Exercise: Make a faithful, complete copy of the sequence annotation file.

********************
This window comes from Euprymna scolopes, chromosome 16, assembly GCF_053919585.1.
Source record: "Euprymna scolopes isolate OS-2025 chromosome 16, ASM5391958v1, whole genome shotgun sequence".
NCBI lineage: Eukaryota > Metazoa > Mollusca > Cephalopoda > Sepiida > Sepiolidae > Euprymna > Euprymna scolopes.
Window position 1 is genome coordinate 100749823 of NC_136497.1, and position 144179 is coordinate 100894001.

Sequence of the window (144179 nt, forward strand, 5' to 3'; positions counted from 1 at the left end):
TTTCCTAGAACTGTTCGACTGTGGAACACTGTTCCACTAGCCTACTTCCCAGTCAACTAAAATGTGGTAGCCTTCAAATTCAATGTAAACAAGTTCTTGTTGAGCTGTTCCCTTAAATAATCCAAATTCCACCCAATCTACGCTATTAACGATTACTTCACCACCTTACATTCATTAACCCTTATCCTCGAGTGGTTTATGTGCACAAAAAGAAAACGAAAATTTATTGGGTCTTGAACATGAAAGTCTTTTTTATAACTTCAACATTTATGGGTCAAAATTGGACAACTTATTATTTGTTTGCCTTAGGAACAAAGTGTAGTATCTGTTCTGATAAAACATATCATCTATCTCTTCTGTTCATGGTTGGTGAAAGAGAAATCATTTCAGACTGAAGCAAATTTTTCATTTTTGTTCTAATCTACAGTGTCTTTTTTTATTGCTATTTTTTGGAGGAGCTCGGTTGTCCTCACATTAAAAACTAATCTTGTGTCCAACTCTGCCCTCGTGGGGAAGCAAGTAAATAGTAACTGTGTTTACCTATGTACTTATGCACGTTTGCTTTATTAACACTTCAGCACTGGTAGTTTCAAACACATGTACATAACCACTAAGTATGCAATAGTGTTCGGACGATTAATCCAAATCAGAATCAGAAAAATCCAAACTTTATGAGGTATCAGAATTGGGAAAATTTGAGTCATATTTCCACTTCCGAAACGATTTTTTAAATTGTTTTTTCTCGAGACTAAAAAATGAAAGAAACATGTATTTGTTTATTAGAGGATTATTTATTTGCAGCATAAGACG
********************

This window comes from Euprymna scolopes, chromosome 16, assembly GCF_053919585.1.
Source record: "Euprymna scolopes isolate OS-2025 chromosome 16, ASM5391958v1, whole genome shotgun sequence".
NCBI lineage: Eukaryota > Metazoa > Mollusca > Cephalopoda > Sepiida > Sepiolidae > Euprymna > Euprymna scolopes.
Window position 1 is genome coordinate 100749823 of NC_136497.1, and position 144179 is coordinate 100894001.

Sequence of the window (144179 nt, forward strand, 5' to 3'; positions counted from 1 at the left end):
TTTCCTAGAACTGTTCGACTGTGGAACACTGTTCCACTAGCCTACTTCCCAGTCAACTAAAATGTGGTAGCCTTCAAATTCAATGTAAACAAGTTCTTGTTGAGCTGTTCCCTTAAATAATCCAAATTCCACCCAATCTACGCTATTAACGATTACTTCACCACCTTACATTCATTAACCCTTATCCTCGAGTGGTTTATGTGCACAAAAAGAAAACGAAAATTTATTGGGTCTTGAACATGAAAGTCTTTTTTATAACTTCAACATTTATGGGTCAAAATTGGACAACTTATTATTTGTTTGCCTTAGGAACAAAGTGTAGTATCTGTTCTGATAAAACATATCATCTATCTCTTCTGTTCATGGTTGGTGAAAGAGAAATCATTTCAGACTGAAGCAAATTTTTCATTTTTGTTCTAATCTACAGTGTCTTTTTTTATTGCTATTTTTTGGAGGAGCTCGGTTGTCCTCACATTAAAAACTAATCTTGTGTCCAACTCTGCCCTCGTGGGGAAGCAAGTAAATAGTAACTGTGTTTACCTATGTACTTATGCACGTTTGCTTTATTAACACTTCAGCACTGGTAGTTTCAAACACATGTACATAACCACTAAGTATGCAATAGTGTTCGGACGATTAATCCAAATCAGAATCAGAAAAATCCAAACTTTATGAGGTATCAGAATTGGGAAAATTTGAGTCATATTTCCACTTCCGAAACGATTTTTTAAATTGTTTTTTCTCGAGACTAAAAAATGAAAGAAACATGTATTTGTTTATTAGAGGATTATTTATTTGCAGCATAAGACG